Head down to King George Hospital’s death cafe next week to find a lighter side to life’s grimmest topic

Bridget D’Aliessio, a palliative care nurse who oversees the Death Cafe. Picture: Barking, Havering

Bridget DAliessio, a palliative care nurse who oversees the Death Cafe. Picture: Barking, Havering and Redbridge University Hospitals NHS Trust - Credit: Archant

Get over your fear of dying and come along to a Death Cafe at King George Hospital in Goodmayes to have a cuppa and some cake and find the surprising positive side to the taboo topic.

Bridget D'Aliessio, a palliative care nurse at Barking, Havering and Redbridge University Hospitals NHS Trust (BHRUT) is encouraging people to join the trust's next Death Cafe, which will be held at King George Hospital on Tuesday December 10 from 11.30am to 12.30pm, in the Cedar Centre.

Monthly Death Cafes were introduced at the trust following successful events held during Dying Matters Awareness Week earlier this year and they are an open forum for people to discuss death in a friendly environment.

Bridget, who has worked at BHRUT for almost 30 years, was curious about Death Cafes, so went along to her first one in April.

She said: "I understand they may not be for everyone but they're important to break down barriers and reduce our fear around death. While death of course can be sad, it can be positive too.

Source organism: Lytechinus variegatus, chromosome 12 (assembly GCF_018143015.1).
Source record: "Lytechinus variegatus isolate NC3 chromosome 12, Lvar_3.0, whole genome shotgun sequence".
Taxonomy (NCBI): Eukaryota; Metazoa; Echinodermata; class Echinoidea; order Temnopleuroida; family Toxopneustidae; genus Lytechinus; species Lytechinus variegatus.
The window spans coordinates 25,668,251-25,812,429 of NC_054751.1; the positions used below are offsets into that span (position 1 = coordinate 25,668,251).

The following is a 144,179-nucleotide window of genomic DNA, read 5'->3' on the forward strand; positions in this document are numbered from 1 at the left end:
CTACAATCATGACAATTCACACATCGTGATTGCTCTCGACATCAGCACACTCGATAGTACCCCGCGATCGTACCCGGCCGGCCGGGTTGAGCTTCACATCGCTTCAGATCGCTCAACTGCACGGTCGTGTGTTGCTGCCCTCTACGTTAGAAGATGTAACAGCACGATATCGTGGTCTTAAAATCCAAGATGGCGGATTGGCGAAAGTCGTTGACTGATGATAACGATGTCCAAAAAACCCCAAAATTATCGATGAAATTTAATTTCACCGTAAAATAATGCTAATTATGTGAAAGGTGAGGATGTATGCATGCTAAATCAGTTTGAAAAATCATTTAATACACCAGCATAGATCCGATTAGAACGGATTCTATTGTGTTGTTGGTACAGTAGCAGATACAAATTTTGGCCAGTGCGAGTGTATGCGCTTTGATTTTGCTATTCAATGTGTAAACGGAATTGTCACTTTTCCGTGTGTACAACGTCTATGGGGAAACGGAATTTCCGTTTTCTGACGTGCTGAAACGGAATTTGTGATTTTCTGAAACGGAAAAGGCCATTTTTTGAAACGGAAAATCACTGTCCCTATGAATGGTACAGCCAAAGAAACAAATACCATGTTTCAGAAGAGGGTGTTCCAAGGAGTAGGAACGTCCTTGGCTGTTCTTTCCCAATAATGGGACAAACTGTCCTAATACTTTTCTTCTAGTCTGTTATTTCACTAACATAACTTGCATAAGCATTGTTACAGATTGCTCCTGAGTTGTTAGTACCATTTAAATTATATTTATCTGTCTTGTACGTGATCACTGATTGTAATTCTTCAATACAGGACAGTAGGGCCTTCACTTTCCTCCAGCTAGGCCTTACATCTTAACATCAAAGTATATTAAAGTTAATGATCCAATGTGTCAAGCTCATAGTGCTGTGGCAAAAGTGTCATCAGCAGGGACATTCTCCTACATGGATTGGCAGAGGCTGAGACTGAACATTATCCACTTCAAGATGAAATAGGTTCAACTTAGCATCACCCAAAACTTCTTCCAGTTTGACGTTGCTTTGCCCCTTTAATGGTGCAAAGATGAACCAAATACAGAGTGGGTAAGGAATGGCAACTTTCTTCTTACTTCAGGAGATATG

"It's about breaking down one of our biggest taboos head on and the name really does what it says on the tin. They're about anything and everything related to death and dying, including discussions about pets, poetry, or what to do with a loved one's ashes."

Bridget said the sessions can be really light-hearted and fun.

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She said: "Death happens to us all and talking about it won't make it happen any quicker."

The Death Cafes play an important role in breaking taboos around death and our final moments, particularly as it ensures terminally ill patients voice what they want in their last weeks or months.

Bridget added: "I'm in a privileged position as often patients will share things with me that they feel they can't with their families. I find that humbling. And I enjoy making a difference, which in some cases, can be thanks to really small things.

"A lady I was looking after recently only had a little time left, and she had a really simple request - she fancied a cup of Bovril."

Find out more about Death Cafes online https://deathcafe.com/.